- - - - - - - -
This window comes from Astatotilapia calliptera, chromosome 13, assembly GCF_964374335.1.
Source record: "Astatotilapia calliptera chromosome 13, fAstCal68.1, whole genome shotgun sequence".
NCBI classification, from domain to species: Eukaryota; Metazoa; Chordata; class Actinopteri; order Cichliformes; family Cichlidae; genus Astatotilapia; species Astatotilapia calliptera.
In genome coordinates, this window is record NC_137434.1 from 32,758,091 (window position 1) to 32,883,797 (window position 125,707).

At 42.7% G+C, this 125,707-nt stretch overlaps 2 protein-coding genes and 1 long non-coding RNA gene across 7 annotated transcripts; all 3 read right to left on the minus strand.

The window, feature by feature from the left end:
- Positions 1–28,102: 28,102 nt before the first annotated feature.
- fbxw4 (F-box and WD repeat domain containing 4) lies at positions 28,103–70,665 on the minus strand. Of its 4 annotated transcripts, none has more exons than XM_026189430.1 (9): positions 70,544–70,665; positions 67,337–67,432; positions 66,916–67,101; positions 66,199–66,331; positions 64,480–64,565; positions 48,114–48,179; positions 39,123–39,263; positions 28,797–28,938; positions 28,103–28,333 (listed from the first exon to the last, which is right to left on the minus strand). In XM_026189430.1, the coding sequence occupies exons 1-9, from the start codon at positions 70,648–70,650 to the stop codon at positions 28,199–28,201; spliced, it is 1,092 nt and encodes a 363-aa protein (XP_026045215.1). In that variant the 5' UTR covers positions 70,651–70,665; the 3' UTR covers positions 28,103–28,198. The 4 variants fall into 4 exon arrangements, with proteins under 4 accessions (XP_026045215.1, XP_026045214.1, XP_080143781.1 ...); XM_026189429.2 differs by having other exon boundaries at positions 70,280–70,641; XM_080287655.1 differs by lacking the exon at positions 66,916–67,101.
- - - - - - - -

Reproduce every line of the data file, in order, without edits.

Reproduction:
This window comes from Astatotilapia calliptera, chromosome 13, assembly GCF_964374335.1.
Source record: "Astatotilapia calliptera chromosome 13, fAstCal68.1, whole genome shotgun sequence".
NCBI classification, from domain to species: Eukaryota; Metazoa; Chordata; class Actinopteri; order Cichliformes; family Cichlidae; genus Astatotilapia; species Astatotilapia calliptera.
In genome coordinates, this window is record NC_137434.1 from 32,758,091 (window position 1) to 32,883,797 (window position 125,707).

At 42.7% G+C, this 125,707-nt stretch overlaps 2 protein-coding genes and 1 long non-coding RNA gene across 7 annotated transcripts; all 3 read right to left on the minus strand.

The window, feature by feature from the left end:
- Positions 1–28,102: 28,102 nt before the first annotated feature.
- fbxw4 (F-box and WD repeat domain containing 4) lies at positions 28,103–70,665 on the minus strand. Of its 4 annotated transcripts, none has more exons than XM_026189430.1 (9): positions 70,544–70,665; positions 67,337–67,432; positions 66,916–67,101; positions 66,199–66,331; positions 64,480–64,565; positions 48,114–48,179; positions 39,123–39,263; positions 28,797–28,938; positions 28,103–28,333 (listed from the first exon to the last, which is right to left on the minus strand). In XM_026189430.1, the coding sequence occupies exons 1-9, from the start codon at positions 70,648–70,650 to the stop codon at positions 28,199–28,201; spliced, it is 1,092 nt and encodes a 363-aa protein (XP_026045215.1). In that variant the 5' UTR covers positions 70,651–70,665; the 3' UTR covers positions 28,103–28,198. The 4 variants fall into 4 exon arrangements, with proteins under 4 accessions (XP_026045215.1, XP_026045214.1, XP_080143781.1 ...); XM_026189429.2 differs by having other exon boundaries at positions 70,280–70,641; XM_080287655.1 differs by lacking the exon at positions 66,916–67,101.